Winnipeg Childrens Dental Services
Our dentists at Kildonan Crossing Dental Centre are experienced in the treatment of young kids and adolescents.
We know how invasive and uncomfortable a visit to the dentist could be for a young child. Our office is warm, kid friendly and the staff is trained to make your child feel as comfortable as possible.
What Should be Done If ….
A Baby Tooth is Accidentally Knocked Out?
Make sure to give our office a call as soon as possible and act quickly. This will help your child feel better sooner and prevent any potential infection.
Before You Arrive: You can rinse the child’s mouth with water and apply a cold pack to reduce swelling.
Of course, don’t worry about dealing with the baby tooth. These are never put back into a child’s mouth (Damages permanent teeth – remember, baby teeth are supposed to fall out!)
Be aware – did you see where the baby tooth went? You’ll want to make sure the child didn’t swallow it.
If your child’s regular activities have an inherent risk of falls, bumps, and collisions, contact our office about obtaining a mouthguard.
Did you know that tooth decay is the #1 chronic, infectious disease among kids? And it’s entirely preventable as well.
Tooth Decay: What You Need to Know
When it comes to tooth decay, problems can start very soon in life. Industry research shows that the sooner your child sees a dentist, the less you’ll have to spend as a parent throughout their life. At KC Dental, we adhere to the Manitoba Dental Association’s Free First Visit directive. That means your child’s first visit is free!
It’s so important to prevent issues before they start, and before they reach the point of becoming painful, expensive, and a negative influence on quality of life.
Your dentist at KCDC will review all this information with you at your child’s first appointment, but here is a summary of how to keep kids cavity free!
Birth to 2 Years Old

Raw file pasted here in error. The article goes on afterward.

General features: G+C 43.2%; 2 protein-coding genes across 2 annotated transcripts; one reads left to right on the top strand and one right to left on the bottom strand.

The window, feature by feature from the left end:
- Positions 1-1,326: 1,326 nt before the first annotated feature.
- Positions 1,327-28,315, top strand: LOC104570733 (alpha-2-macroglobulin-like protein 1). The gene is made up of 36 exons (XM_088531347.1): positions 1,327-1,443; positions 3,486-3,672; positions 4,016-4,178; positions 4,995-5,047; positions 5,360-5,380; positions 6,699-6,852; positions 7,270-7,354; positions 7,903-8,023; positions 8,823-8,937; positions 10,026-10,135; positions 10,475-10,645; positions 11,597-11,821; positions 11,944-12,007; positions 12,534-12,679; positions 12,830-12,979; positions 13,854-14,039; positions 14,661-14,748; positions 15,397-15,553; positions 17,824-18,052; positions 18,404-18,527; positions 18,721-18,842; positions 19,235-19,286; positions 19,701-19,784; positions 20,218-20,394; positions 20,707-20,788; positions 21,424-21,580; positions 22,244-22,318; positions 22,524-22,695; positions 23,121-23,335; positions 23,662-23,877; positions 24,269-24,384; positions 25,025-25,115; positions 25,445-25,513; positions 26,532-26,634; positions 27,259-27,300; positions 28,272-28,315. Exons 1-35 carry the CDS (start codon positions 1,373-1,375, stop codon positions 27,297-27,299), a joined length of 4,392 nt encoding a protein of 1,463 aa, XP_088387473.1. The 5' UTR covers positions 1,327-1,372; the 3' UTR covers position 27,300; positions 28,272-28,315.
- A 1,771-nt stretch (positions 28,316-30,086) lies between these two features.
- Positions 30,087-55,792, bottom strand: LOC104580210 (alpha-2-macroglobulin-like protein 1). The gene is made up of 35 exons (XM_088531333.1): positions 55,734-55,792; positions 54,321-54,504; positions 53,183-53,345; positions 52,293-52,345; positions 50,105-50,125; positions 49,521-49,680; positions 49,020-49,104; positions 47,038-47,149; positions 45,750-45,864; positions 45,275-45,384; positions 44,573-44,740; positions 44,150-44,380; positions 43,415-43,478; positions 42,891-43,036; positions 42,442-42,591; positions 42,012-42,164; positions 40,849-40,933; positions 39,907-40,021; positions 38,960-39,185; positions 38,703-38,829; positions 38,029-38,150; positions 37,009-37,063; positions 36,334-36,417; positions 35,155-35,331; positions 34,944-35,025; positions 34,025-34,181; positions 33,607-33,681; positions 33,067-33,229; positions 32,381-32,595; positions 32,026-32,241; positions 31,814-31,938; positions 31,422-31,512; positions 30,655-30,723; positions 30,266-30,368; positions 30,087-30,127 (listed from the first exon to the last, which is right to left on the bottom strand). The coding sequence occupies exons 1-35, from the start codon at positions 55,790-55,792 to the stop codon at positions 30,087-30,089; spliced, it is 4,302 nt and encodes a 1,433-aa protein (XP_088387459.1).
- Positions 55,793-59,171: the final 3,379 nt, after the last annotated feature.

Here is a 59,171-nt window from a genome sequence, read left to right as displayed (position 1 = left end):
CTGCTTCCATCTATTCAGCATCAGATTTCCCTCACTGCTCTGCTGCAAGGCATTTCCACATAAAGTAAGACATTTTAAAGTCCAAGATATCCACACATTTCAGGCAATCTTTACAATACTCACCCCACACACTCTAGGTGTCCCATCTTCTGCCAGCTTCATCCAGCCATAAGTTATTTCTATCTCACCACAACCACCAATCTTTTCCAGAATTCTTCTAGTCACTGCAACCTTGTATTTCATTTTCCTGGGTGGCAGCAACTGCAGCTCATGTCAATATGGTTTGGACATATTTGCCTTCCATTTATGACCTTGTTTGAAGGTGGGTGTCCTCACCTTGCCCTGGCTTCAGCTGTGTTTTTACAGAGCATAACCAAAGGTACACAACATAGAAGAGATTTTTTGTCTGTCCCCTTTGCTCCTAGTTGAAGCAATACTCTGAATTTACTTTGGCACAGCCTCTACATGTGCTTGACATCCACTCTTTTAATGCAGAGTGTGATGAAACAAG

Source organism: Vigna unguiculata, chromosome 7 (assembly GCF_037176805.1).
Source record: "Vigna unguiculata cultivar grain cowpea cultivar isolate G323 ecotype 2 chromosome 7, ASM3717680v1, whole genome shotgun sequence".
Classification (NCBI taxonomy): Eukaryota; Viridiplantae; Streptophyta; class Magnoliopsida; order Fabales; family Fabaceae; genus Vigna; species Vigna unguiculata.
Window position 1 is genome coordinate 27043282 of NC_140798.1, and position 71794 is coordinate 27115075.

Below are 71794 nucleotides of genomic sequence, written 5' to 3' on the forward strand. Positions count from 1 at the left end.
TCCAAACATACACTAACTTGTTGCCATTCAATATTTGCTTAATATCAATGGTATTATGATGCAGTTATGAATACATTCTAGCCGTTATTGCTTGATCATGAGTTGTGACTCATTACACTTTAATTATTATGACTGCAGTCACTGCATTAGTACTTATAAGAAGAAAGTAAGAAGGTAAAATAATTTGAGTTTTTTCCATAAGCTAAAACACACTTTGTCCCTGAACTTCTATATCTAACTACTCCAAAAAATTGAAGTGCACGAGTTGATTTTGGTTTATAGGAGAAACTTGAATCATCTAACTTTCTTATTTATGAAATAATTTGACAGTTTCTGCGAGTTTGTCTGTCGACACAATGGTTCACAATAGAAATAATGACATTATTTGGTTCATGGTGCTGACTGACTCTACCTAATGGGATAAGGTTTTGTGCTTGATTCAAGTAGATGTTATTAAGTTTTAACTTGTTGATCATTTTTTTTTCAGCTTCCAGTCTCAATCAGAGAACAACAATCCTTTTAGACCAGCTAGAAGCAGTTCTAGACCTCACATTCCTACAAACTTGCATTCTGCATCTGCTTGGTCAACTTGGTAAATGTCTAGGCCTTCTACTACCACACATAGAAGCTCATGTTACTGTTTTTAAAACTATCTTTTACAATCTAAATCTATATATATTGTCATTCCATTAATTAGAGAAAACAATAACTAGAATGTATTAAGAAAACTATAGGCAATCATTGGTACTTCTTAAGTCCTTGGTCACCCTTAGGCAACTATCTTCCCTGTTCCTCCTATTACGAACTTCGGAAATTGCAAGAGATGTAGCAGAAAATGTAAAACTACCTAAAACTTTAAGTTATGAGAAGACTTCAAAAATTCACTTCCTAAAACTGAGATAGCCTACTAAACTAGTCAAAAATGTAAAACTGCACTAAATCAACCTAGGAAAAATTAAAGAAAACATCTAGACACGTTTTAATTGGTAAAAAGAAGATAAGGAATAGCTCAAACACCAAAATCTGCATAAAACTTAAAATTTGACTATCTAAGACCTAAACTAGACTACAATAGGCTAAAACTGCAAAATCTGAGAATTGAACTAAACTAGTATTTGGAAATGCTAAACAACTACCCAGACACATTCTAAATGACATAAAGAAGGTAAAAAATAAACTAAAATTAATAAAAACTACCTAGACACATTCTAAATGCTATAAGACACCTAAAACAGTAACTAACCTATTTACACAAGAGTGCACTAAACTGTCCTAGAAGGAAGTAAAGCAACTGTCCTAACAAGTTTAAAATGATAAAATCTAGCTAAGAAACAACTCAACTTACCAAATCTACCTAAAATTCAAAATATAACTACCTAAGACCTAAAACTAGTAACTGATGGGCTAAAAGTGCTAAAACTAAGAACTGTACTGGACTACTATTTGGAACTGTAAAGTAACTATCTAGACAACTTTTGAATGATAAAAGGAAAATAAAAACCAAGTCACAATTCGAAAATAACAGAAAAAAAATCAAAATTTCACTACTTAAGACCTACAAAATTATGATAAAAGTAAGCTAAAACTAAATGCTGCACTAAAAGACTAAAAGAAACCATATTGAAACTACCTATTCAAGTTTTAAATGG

Before baby’s teeth erupt, clean their mouth and gums with a soft cloth or baby toothbrush at bath time. This reduced bacteria in the mouth for when teeth come, and gets your baby used to the new sensation of oral care for when the brushing starts.
If your baby likes a bottle at bedtime, don’t put anything besides water in it. Any other liquids containing sugar, even milk, will attack teeth all night long.
Never dip a soother in anything sweet.
Take your kid for their first appointment within 6 months of the eruption of the first tooth, or by their 1st birthday; what ever comes first. This may seem like overkill, but remember it costs nothing for the visit, and serves two really important purposes:
- We can identify and early problems before they turn into big ones, like cavities.
- We slowly desensitize your kid to the sights and sounds of the dental office, having them every 6 months for a quick checkup, so that when we actually have to do a cleaning, etc, they are used to us and have had some great experiences!
It is absolutely safe to brush with toothpaste that contains fluoride, as long as it’s just a smear. This is a proven way to keep cavities from wreaking havoc on your baby’s teeth.
Brush twice a day! Baby may want to brush “by themselves” once they know how, but remember that mom or dad must go back over the job, every time.
2-5 Years Old
Brush with a pea-sized amount of fluoride-containing toothpaste twice a day. Remember that although it’s okay to build confidence by letting kids brush for themselves, mom and dad must go back over the job, every time.
Schedule a check up every six months to catch early signs of decay before they turn into cavities! Don’t wait until problems to happen before coming to the dentist.
Discourage thumb or pacifier sucking – it causes the teeth to not come in properly, resulting in speech and orthodontic problems in the future! Most kids stop on their own, but if by age 3 this is still happening, talk to your dentist about creative ways to break this habit.
Keep an eye on snacking. While healthy for your growing kid, snacks throughout the day mean that the teeth are constantly being attached by sugar and acid. Ideally there should be no more than three snacks per day, with plenty of water afterward to clear out the sticky stuff.
Cut out the juice, candy, and soft drinks! It’s okay as a treat once in a while, but regular ingestions of this stuff will lead to rampant decay.
Parents must floss their kids’ teeth daily once any two teeth start touching. Don’t miss this golden opportunity to get your kids used to flossing! If you miss it now, they may never start up on their own.
School Age Children
Make sure you supervise brushing and flossing until a kid is seven or eight years old.
Encourage plenty of water after snacking, and avoid snacks more than three times a day.
Make sure your kid wears a mouthguard during physical activities that could involve falls or collisions!
Avoid, juice, soft drinks, and sports drinks. These will literally bathe your kids’ teeth in sugar and acid, leading to cavities.